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ARSCLIST  December 2010

ARSCLIST December 2010

Subject:

Re: The TV thread...

From:

Tom Fine <[log in to unmask]>

Reply-To:

Association for Recorded Sound Discussion List <[log in to unmask]>

Date:

Thu, 9 Dec 2010 13:22:13 -0500

Content-Type:

text/plain

Parts/Attachments:

Parts/Attachments

text/plain (103 lines)

Boxed wine is actually a great metaphor, Karl. One trend going on with Universal, Sony and EMI is to 
take a group of CD's that were once packaged singly and priced anywhere from $12 to $15 and put them 
in a many-disc box with as cheap packaging as they can get away with, priced as low as a couple 
dollars a disc (and sometimes less than a dollar during inventory-clearance sales). In most cases, 
they are working with the last go-around remastering, so the sound quality can be good or excellent 
but sometimes is poor because the last go-around could have been the one time (circa 1985) that 
recording was mastered for digital. I should put in a plug for Mercury here, because at least some 
of the many-CD reissue sets are still in print. Those CD's are just re-packagings of the same 
remastering that was done for the original 1-CD packages. Unfortunately, most of the booklet notes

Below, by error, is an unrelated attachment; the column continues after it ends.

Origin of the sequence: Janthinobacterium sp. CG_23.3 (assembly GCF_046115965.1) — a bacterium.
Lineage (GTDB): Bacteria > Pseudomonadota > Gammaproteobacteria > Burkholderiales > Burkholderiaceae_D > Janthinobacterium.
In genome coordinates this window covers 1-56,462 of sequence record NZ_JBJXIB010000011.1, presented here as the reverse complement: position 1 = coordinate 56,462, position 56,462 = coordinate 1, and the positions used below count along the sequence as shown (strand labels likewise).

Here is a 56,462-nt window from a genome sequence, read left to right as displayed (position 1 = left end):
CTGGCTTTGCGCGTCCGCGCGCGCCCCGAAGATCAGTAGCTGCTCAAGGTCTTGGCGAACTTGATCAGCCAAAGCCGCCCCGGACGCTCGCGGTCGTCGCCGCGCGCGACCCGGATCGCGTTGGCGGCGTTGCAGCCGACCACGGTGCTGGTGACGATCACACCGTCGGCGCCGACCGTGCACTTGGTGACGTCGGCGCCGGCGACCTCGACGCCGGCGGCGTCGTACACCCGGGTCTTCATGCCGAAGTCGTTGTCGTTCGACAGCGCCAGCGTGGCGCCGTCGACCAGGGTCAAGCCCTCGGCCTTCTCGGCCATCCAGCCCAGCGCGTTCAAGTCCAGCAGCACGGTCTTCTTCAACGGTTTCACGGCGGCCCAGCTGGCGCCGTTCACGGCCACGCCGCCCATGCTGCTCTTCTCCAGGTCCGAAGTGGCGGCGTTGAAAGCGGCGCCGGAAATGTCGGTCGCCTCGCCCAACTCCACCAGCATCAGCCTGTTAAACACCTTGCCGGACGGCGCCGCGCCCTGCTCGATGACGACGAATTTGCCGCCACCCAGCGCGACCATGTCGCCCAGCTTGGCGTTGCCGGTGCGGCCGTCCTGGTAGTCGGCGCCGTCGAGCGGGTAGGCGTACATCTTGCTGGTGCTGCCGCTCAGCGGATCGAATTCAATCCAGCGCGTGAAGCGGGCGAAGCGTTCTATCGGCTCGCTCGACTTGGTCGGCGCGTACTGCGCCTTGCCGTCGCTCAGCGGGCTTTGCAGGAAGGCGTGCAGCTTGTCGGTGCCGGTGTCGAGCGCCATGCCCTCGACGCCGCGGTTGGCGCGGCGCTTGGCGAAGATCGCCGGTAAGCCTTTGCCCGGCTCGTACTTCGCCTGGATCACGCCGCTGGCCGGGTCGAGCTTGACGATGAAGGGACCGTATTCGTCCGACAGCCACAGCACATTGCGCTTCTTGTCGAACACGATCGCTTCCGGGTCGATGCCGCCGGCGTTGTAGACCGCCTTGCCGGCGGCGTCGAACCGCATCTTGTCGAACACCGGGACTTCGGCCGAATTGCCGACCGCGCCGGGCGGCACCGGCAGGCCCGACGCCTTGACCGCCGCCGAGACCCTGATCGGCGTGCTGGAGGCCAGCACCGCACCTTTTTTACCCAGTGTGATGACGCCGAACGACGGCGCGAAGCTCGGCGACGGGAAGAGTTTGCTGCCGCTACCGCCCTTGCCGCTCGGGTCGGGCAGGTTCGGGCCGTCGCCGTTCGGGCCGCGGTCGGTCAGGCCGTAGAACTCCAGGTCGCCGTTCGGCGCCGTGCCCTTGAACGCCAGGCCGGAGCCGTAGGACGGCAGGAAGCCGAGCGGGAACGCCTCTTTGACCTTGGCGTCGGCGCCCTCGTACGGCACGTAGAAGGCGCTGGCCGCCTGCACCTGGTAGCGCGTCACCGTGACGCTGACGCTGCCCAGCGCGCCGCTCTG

are eliminated, but the technical information remains. Some of the "themes" used to group the CDs 
work better than others. In general, the first generation of discounted multi-CD sets (back then 
they were 2-fers and 3-fers) were grouped around composers or soloists. Nowadays they are grouped 
around conductors and/or soloists. So for instance an early 90's Philips 2-fer was "The Best of 
Weber" whereas a more modern 5-CD set would focus on all of Monteux's recordings for Decca and then 
Philips.

By the way, box wine isn't the rot gut is was once. There are some decent brands in the box and the 
box technology has improved. Tip -- the bag can be somewhat rinsed out and then can be used as a 
very comfortable inflatable camping pillow. My wife taught me that trick, and the wine-bag in a 
pillow case beats my costly camping-gear "pillow." It smells mildly wine-y when it's being deflated.

-- Tom Fine

----- Original Message ----- 
From: "Karl Miller" <[log in to unmask]>
To: <[log in to unmask]>
Sent: Thursday, December 09, 2010 12:18 PM
Subject: Re: [ARSCLIST] The TV thread...


--- On Thu, 12/9/10, Melissa Widzinski <[log in to unmask]> wrote:


Speaking as one from "the younger set," I will say that I always purchase
new recordings in CD form.

******************************************************
As a member of "the older set," and one with a record label, may I say, I wish there were more like 
you out there. However, now that we sell downloads, and by comparing my sales reports, it appears 
you are increasingly the exception to the rule. People don't even bother to buy a download, they 
stream.

*******************************************************************
I see mp3 or any other compressed digital file as
a devaluing of the art.

****************************************************************
Not having followed this thread, I should probably check the back postings to see if my concerns 
have already been expressed, but putting in my two cents... it just isn't the mp3, but it has to do 
with the entire art of recording, something you address later in your posting. My interest is 
classical music. For whatever the reason I find it frustrating that "noise" reduction is used so